KNOXVILLE — A year full of firsts for new University of Tennessee football coach Derek Dooley will include his first Southeastern Conference media days appearance this week in Hoover, Ala.
Dooley will face dozens of questions Friday morning, when administrators will escort him through room after room of newspaper, television, radio and Internet journalists.
Here are five of the biggest questions Dooley probably will face:
1. Any update on the recent bar brawl?
Freshman wide receiver Da’Rick Rogers (disorderly conduct, resisting arrest) and sophomore safety Darren Myles Jr. (public intoxication, disorderly conduct, resisting arrest, evading arrest) are the only two players charged so far in connection with the early-morning July 9 incident that sent two people to the hospital, but Dooley suspended sophomore defenders Greg King and Marlon Walls indefinitely in addition to dismissing Myles.
Dooley has doled out internal punishments to other players involved and has said he may do more after receiving final police reports. Court dates for Rogers and Myles were pushed back Monday to Sept. 14 and Aug. 12.
2. How have players adjusted to their third coach in three years?
Some players on some teams don’t adjust well to new coaching regimes. Multiply that problem by two, and you’ve got the Volunteers’ current situation.
Some players recruited by Phillip Fulmer thrived under Kiffin, but some left the program. Some stuck it out under Kiffin and will feel more comfortable under Dooley, but some players recruited by Kiffin won’t mesh well with Dooley.
3. Who will be your quarterback?
In a normal year, UT heading to SEC media days without an established starting quarterback would be a big deal. Recent issues have pushed this topic slightly to the background, but Dooley still should expect reporters’ interest in the competition between junior college quarterback Matt Simms and freshman Tyler Bray.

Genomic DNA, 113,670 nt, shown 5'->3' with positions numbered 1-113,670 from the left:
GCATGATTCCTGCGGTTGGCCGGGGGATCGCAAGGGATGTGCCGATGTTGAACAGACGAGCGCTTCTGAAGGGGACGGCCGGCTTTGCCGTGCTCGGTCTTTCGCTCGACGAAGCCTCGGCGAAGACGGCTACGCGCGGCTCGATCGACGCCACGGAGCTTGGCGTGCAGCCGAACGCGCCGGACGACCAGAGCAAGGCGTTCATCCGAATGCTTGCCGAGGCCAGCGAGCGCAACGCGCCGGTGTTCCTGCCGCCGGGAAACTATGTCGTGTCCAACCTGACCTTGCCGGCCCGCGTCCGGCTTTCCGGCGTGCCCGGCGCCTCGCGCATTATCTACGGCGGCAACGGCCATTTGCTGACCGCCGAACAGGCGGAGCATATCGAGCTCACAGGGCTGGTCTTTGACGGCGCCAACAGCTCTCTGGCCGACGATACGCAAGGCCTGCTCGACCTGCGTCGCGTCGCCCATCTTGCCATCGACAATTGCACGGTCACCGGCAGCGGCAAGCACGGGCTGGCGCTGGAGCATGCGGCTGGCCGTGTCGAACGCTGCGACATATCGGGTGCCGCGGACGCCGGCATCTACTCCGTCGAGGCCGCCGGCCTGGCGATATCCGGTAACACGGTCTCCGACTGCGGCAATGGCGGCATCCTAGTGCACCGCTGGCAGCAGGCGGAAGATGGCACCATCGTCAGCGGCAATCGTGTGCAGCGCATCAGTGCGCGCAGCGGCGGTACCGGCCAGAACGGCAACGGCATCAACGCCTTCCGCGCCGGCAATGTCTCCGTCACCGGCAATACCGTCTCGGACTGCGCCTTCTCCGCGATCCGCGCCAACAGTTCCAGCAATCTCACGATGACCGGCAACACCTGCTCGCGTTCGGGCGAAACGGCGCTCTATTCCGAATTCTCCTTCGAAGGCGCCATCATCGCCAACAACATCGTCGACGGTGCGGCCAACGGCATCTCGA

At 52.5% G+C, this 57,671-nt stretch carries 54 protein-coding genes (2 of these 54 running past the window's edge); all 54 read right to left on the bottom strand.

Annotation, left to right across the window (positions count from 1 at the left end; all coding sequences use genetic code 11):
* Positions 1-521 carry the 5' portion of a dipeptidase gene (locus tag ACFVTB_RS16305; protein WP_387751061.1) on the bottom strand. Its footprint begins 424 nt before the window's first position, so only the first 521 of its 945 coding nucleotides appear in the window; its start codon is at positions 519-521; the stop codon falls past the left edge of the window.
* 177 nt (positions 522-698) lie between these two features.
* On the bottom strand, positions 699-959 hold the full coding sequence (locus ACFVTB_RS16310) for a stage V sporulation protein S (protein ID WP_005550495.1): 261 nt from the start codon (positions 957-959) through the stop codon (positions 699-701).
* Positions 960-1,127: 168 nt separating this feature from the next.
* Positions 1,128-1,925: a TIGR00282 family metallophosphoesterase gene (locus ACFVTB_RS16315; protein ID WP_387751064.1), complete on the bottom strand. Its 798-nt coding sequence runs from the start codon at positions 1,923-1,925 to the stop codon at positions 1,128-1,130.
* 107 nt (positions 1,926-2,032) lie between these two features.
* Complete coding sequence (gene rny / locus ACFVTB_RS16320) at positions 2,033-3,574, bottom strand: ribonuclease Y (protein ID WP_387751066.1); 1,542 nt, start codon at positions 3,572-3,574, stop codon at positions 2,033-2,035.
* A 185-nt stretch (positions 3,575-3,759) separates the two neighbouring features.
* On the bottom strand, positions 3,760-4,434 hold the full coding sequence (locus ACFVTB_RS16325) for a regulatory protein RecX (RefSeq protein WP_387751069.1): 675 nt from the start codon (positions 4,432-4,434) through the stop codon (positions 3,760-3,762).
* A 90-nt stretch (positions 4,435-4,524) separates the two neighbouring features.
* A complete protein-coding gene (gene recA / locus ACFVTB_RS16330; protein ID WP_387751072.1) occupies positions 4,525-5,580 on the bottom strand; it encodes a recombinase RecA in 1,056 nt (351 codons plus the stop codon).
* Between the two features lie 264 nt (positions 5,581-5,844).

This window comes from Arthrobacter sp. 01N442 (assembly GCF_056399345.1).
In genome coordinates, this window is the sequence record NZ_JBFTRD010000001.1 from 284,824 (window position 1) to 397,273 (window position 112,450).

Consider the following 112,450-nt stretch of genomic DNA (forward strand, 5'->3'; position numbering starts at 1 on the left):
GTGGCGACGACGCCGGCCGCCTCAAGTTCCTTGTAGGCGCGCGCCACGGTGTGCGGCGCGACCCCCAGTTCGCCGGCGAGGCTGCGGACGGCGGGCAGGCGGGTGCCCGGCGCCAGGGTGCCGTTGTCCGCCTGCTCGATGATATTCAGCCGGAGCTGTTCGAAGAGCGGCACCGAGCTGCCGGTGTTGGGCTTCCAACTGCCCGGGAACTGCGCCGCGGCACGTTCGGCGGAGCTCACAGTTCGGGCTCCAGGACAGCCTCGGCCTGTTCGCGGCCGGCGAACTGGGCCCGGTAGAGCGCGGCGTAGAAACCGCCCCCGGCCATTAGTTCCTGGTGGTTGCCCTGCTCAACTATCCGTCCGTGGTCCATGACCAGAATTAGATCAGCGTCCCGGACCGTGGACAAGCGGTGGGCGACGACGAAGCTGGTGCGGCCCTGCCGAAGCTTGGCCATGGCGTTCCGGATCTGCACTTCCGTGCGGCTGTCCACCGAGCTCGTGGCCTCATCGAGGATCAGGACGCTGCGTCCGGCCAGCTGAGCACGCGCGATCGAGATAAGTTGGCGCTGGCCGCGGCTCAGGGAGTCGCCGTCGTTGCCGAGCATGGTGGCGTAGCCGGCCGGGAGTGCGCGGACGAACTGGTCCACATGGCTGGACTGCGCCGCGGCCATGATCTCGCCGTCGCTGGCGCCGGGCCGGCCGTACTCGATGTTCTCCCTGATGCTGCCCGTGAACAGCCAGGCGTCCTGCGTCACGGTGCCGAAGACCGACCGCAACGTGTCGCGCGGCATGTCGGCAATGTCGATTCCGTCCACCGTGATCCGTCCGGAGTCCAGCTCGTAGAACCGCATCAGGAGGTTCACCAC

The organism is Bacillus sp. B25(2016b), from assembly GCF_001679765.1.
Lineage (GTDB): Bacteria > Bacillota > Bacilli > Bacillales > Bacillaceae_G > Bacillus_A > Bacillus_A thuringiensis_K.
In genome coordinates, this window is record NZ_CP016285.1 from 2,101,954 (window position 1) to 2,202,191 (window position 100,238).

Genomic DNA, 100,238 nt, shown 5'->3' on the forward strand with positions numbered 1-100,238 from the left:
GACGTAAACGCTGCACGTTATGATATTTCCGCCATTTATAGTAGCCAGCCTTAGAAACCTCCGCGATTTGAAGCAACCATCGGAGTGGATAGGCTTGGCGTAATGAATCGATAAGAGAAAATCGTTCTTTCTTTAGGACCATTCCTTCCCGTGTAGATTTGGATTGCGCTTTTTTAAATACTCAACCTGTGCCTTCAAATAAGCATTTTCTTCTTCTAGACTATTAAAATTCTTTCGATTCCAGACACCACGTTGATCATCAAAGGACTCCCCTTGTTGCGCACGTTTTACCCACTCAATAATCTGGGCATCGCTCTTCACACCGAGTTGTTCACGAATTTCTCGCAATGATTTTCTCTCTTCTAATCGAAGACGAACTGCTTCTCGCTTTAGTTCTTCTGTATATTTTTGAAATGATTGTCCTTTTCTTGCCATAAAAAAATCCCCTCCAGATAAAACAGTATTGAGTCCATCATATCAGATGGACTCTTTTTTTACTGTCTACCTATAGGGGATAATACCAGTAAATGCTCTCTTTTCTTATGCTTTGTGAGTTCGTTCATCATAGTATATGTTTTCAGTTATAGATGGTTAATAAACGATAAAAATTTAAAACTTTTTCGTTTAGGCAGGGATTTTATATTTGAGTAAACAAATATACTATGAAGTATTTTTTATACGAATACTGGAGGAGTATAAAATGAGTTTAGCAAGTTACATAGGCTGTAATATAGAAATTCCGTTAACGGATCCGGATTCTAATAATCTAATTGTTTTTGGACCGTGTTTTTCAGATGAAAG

Simms was the apparent front-runner for much of spring practice, especially after Nick Stephens left the program, but Dooley never made an official announcement. Simms didn’t hurt his cause with a solid summer in the strength and conditioning program, and he’s been a popular figure in the locker room since arriving in January. Simms also performed very well at the recent Manning Passing Academy, standing out despite sharing the stage with many of college football’s best quarterbacks.
But Bray’s talent and performance in spring’s Orange and White game can’t be ignored.
4. Is it possible to replace an entire offensive line and be competitive?
Few teams are forced to replace an entire front five, yet that’s the predicament inherited by Dooley and offensive line coach Harry Hiestand.
UT doesn’t lack talent up front, especially at tackle with sophomore Dallas Thomas and freshman Ja’Wuan James, but the Vols are extremely young. Only senior guard Jarrod Shaw has SEC experience, and he was replaced in the starting lineup early last season.
The defensively-dominant SEC rarely is an easy place for one or two unproven offensive linemen, much less five.
5. What are reasonable expectations for your first season?
Dooley has steered clear of answering this question with a specific number of wins, and he’ll surely do the same Friday. He probably will respond much like this answer he gave the Times Free Press in May:
“Number one, I hope that we play with the kind of intangibles that our fan base wants us to play with. And that’s playing with great toughness and effort and competitive spirit and discipline; that we go out there and because of how we play — our team spirit and competitive drive — that we’re a fun team to watch. And then with that, that we show improvement every day and every week that they’re here. If we do those two things, then we’re going to get where our fans are going to feel proud about what we did, and proud that we were Volunteers.
“I think we need to show continued improvement. And we have to this point. We did that this spring, and I hope we get into fall camp and we keep getting better, and then we get into our season and keep getting better. Now that doesn’t mean you lose them all early and win them all late. It’s not all outcome-based. It’s how we compete, all right, and are we showing improvements from where we don’t do things well? If you do those two things, then I think people feel good about your program.”
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